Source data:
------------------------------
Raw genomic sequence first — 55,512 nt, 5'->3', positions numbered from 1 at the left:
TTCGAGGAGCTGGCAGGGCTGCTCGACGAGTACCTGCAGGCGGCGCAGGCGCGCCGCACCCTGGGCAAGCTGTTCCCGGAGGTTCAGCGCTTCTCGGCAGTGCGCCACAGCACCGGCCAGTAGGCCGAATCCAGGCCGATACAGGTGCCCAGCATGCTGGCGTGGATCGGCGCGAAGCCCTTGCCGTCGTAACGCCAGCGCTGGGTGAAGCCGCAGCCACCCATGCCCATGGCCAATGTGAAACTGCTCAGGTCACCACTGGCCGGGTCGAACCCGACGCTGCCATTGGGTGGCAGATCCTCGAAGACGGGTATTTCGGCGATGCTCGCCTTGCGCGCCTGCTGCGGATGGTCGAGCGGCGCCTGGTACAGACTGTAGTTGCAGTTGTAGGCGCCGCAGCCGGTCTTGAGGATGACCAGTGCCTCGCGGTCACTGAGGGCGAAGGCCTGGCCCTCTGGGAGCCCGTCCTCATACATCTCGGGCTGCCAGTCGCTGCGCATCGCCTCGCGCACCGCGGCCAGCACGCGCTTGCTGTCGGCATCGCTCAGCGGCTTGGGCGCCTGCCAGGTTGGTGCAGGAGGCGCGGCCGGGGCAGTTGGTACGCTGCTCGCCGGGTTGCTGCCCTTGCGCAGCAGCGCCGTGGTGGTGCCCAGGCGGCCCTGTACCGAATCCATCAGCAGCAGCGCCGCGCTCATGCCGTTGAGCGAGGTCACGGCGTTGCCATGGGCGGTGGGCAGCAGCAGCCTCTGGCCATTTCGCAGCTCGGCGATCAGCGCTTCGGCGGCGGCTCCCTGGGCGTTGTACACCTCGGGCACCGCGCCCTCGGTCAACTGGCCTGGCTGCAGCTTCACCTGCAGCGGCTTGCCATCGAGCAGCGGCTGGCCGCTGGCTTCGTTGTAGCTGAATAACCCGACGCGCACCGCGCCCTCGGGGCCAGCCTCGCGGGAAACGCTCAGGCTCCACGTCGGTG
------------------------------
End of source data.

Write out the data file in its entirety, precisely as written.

Raw genomic sequence first — 55,512 nt, 5'->3', positions numbered from 1 at the left:
TTCGAGGAGCTGGCAGGGCTGCTCGACGAGTACCTGCAGGCGGCGCAGGCGCGCCGCACCCTGGGCAAGCTGTTCCCGGAGGTTCAGCGCTTCTCGGCAGTGCGCCACAGCACCGGCCAGTAGGCCGAATCCAGGCCGATACAGGTGCCCAGCATGCTGGCGTGGATCGGCGCGAAGCCCTTGCCGTCGTAACGCCAGCGCTGGGTGAAGCCGCAGCCACCCATGCCCATGGCCAATGTGAAACTGCTCAGGTCACCACTGGCCGGGTCGAACCCGACGCTGCCATTGGGTGGCAGATCCTCGAAGACGGGTATTTCGGCGATGCTCGCCTTGCGCGCCTGCTGCGGATGGTCGAGCGGCGCCTGGTACAGACTGTAGTTGCAGTTGTAGGCGCCGCAGCCGGTCTTGAGGATGACCAGTGCCTCGCGGTCACTGAGGGCGAAGGCCTGGCCCTCTGGGAGCCCGTCCTCATACATCTCGGGCTGCCAGTCGCTGCGCATCGCCTCGCGCACCGCGGCCAGCACGCGCTTGCTGTCGGCATCGCTCAGCGGCTTGGGCGCCTGCCAGGTTGGTGCAGGAGGCGCGGCCGGGGCAGTTGGTACGCTGCTCGCCGGGTTGCTGCCCTTGCGCAGCAGCGCCGTGGTGGTGCCCAGGCGGCCCTGTACCGAATCCATCAGCAGCAGCGCCGCGCTCATGCCGTTGAGCGAGGTCACGGCGTTGCCATGGGCGGTGGGCAGCAGCAGCCTCTGGCCATTTCGCAGCTCGGCGATCAGCGCTTCGGCGGCGGCTCCCTGGGCGTTGTACACCTCGGGCACCGCGCCCTCGGTCAACTGGCCTGGCTGCAGCTTCACCTGCAGCGGCTTGCCATCGAGCAGCGGCTGGCCGCTGGCTTCGTTGTAGCTGAATAACCCGACGCGCACCGCGCCCTCGGGGCCAGCCTCGCGGGAAACGCTCAGGCTCCACGTCGGTG